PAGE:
Finding and keeping good IT people a struggle for Canadian firms


“Finders, keepers,” the old saw goes – but many Canadian companies say it’s difficult to do either, as far their human resources go.

Organizations of all shapes and sizes in all parts of Canada are having difficulty attracting and retaining the employees.

The problem is particularly acute in Alberta, where Calgary’s boomtown population recently crossed the one million mark.

That’s the main finding of a recent survey of 232 Canadian organizations conducted by Hewitt Associates, an international provider of human resources (HR) outsourcing and consulting services.

About 75 per cent of all respondents said attracting and retaining people was a major challenge.

Thirteen Canadian technology companies participated in the survey, and there were some interesting variances in the findings compared with general trends, says Cathy Course, a senior benefits consultant at Hewitt’s Calgary office.

About 85 per cent of these respondents said attraction and retention was an issue, significantly higher than the national average.

“While this survey feedback may be anecdotal, it is nevertheless significant,” says Course. “What we’re hearing from IT companies, and also IT departments outside the tech sector, is that it’s a real struggle finding and keeping good IT people.”

While IT organizations may say they are getting desperate, they aren’t acting as desperate as they have in previous eras of labour shortages such as the 1990s, when companies hired inexperienced tech staff out of universities.

But they are looking at ways and means to offer more flexible arrangements that offer greater fulfillment of IT workers’ needs, says Course.

“What we learned from this study is it’s important to look at who your workforce is and what their needs are, and then ensure you design HR programs and practices that meet their needs. It’s called the ’employment deal’ in HR lingo, and you must ensure it appeals to the people you’re trying to attract and retain.”

She says looking at the demographic composition of their workforce can help organizations decide what changes to implement.

Based on survey feedback, there are more younger workers in IT organizations, especially in the Gen X (26 – 40 years old) category, says Course, pointing out there are about 18 per cent more compared to the national average. Flexible hours and benefits are key in attracting and retaining people in this demographic, who are often struggling with young children and mortgages.

“Virtual work arrangements abound in IT organizations – they have more flexible hours and work at home arrangements than other sectors,” says Course, pointing out that only about 60 per cent of organizations in other sectors offer the same flexibility. “But IT workers tend to demand it as part of their work-life balance .”

She says IT workers also request more unpaid sabbaticals compared with other sectors. “A lot of IT workers may be looking to achieve that work-life balance by working really hard when they’re working, but also playing really hard for a few months on sabbatical.”

Retaining older workersis also a bigger issue for IT organizations compared with other sectors. About 30 per cent of IT sector respondents said they expected workers to stay on past the age of 65, more than double the rate of other sectors, says Course.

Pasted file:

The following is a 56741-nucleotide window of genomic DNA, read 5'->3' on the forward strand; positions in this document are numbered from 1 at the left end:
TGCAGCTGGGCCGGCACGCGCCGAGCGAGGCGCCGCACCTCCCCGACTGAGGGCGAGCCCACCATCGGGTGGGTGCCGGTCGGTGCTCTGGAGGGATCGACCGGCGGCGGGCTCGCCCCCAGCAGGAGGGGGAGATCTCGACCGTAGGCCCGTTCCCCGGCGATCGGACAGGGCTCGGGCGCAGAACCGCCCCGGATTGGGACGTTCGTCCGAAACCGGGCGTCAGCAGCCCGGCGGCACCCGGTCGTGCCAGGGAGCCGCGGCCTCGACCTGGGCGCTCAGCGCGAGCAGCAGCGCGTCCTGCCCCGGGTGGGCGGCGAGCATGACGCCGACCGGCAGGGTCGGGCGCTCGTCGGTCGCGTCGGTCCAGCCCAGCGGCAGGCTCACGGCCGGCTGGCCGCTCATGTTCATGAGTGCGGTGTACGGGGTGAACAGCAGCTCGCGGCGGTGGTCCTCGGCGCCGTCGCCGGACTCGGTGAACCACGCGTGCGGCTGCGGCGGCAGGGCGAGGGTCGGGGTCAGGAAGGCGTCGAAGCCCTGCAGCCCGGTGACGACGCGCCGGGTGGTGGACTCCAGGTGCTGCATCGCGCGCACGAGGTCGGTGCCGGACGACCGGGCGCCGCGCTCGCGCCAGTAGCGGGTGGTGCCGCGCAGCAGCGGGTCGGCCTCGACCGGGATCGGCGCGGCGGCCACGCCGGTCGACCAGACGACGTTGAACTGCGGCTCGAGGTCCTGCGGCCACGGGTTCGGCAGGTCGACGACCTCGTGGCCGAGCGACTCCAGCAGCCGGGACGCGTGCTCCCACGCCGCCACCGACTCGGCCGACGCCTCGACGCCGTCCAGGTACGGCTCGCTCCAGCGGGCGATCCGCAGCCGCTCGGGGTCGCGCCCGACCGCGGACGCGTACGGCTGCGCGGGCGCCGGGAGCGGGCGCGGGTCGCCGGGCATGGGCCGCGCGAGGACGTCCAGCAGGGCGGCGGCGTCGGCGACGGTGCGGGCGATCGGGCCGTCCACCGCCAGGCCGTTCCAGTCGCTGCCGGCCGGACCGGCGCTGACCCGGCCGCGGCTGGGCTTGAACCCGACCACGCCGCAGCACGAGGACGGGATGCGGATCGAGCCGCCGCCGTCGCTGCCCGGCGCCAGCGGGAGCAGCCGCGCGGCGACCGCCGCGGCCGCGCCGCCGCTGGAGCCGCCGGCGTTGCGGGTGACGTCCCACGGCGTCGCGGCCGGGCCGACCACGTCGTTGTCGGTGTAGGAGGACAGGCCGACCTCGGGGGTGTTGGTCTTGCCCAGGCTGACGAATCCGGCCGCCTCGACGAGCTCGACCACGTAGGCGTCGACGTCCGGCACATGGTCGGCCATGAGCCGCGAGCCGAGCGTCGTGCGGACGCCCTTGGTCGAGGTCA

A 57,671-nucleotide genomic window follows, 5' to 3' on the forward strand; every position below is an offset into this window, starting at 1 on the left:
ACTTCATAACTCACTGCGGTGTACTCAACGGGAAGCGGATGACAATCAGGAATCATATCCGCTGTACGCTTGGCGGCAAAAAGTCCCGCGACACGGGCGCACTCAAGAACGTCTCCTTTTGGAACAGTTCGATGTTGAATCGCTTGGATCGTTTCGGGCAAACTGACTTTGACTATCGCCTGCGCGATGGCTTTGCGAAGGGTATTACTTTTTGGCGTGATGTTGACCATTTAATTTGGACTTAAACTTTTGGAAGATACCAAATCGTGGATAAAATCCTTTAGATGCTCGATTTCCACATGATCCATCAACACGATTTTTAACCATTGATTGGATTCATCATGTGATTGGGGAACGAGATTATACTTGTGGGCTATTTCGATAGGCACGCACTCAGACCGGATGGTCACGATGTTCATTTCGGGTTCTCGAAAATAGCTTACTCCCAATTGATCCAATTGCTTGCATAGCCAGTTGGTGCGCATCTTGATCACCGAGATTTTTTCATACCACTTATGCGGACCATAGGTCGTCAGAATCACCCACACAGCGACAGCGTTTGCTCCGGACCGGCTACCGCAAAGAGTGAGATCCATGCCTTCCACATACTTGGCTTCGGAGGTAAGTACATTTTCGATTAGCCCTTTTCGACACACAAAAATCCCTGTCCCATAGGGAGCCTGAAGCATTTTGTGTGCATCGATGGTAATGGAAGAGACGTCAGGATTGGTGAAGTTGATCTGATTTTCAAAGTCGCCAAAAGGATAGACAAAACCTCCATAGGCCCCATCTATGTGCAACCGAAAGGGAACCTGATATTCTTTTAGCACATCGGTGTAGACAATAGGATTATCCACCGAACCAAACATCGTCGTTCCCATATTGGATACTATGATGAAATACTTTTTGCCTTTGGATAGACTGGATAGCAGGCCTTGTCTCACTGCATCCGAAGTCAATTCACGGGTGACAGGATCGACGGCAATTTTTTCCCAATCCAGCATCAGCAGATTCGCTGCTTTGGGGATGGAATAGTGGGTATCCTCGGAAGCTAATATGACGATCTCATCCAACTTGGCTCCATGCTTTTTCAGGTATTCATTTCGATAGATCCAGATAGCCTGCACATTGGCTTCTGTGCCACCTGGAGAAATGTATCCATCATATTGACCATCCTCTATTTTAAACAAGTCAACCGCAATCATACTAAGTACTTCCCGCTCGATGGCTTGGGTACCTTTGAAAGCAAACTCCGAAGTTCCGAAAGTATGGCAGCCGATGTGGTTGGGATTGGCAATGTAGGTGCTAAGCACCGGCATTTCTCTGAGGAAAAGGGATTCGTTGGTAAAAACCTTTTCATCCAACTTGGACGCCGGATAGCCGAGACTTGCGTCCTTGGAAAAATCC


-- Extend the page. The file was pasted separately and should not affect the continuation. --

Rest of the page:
To retain these older workers, IT organizations are responding with more flexible pension and work arrangements. “Many of these employees expect a reduction in hours before they retire, and there are more requirements for workplace modifications,” says Course.

She says organizations should take a disciplined approach in developing the right employment deal to appeal to the right people. A holistic and strategic approach that looks at the company’s current demographics and business needs across all departments, and looks to the future to where the business is growing in the near future can help organizations decide what type of people they need to deliver that growth and what employment deal they need to assemble to attract and retain the right talent .

The consequences of an undisciplined, ad hoc approach can be dire, says Course. If companies react piecemeal to requests for this or that benefit, they may be perceived as treating their employees inconsistently.

If it’s not done properly way, “it may affect the way your company is perceived by the people you’re trying to attract and keep,” says Course. “The word out on the street may be that your company is unfair.”

The issue may have a significant impact on IT organizations that want to attract the youngest workers entering the workforce, Gen Y. Attracting this demographic, which is well-versed in text-messaging, social networking and other collaborative technologies, may pose organizations some challenges.

Traditional recruiting approaches will not work with these people, says Don Tapscott , pundit and CEO of New Paradigm, a Toronto-based futurist think-tank.

“You are wasting your money if you use advertising for recruitment. They will come to you by word of mouth,” says Tapscott, who has a research project under way to investigate Gen Y in the workplace.

And retention strategies will also need to be rethought.

“You are wasting your money if you try to retain them in traditional ways. What they really care about is: Are they learning? Are they meeting interesting people? Are they having fun? These are the three big drivers to retain them.”

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